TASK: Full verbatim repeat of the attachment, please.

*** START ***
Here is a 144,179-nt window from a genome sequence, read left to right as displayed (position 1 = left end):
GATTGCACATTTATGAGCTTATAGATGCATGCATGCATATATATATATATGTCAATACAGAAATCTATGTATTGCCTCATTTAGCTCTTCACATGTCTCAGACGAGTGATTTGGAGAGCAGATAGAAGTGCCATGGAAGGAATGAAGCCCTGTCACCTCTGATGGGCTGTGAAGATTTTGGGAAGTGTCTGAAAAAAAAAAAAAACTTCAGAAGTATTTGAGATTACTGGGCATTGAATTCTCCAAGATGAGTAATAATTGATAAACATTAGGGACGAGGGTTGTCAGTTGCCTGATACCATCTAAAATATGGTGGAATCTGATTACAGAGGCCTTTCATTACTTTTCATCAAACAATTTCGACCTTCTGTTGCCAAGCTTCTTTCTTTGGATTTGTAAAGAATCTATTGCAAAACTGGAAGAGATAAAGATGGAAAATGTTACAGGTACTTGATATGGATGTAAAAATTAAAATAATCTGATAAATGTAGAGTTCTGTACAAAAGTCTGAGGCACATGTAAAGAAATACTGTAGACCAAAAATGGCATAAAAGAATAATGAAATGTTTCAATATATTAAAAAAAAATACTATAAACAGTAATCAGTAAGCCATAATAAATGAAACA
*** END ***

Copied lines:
Here is a 144,179-nt window from a genome sequence, read left to right as displayed (position 1 = left end):
GATTGCACATTTATGAGCTTATAGATGCATGCATGCATATATATATATATGTCAATACAGAAATCTATGTATTGCCTCATTTAGCTCTTCACATGTCTCAGACGAGTGATTTGGAGAGCAGATAGAAGTGCCATGGAAGGAATGAAGCCCTGTCACCTCTGATGGGCTGTGAAGATTTTGGGAAGTGTCTGAAAAAAAAAAAAAACTTCAGAAGTATTTGAGATTACTGGGCATTGAATTCTCCAAGATGAGTAATAATTGATAAACATTAGGGACGAGGGTTGTCAGTTGCCTGATACCATCTAAAATATGGTGGAATCTGATTACAGAGGCCTTTCATTACTTTTCATCAAACAATTTCGACCTTCTGTTGCCAAGCTTCTTTCTTTGGATTTGTAAAGAATCTATTGCAAAACTGGAAGAGATAAAGATGGAAAATGTTACAGGTACTTGATATGGATGTAAAAATTAAAATAATCTGATAAATGTAGAGTTCTGTACAAAAGTCTGAGGCACATGTAAAGAAATACTGTAGACCAAAAATGGCATAAAAGAATAATGAAATGTTTCAATATATTAAAAAAAAATACTATAAACAGTAATCAGTAAGCCATAATAAATGAAACA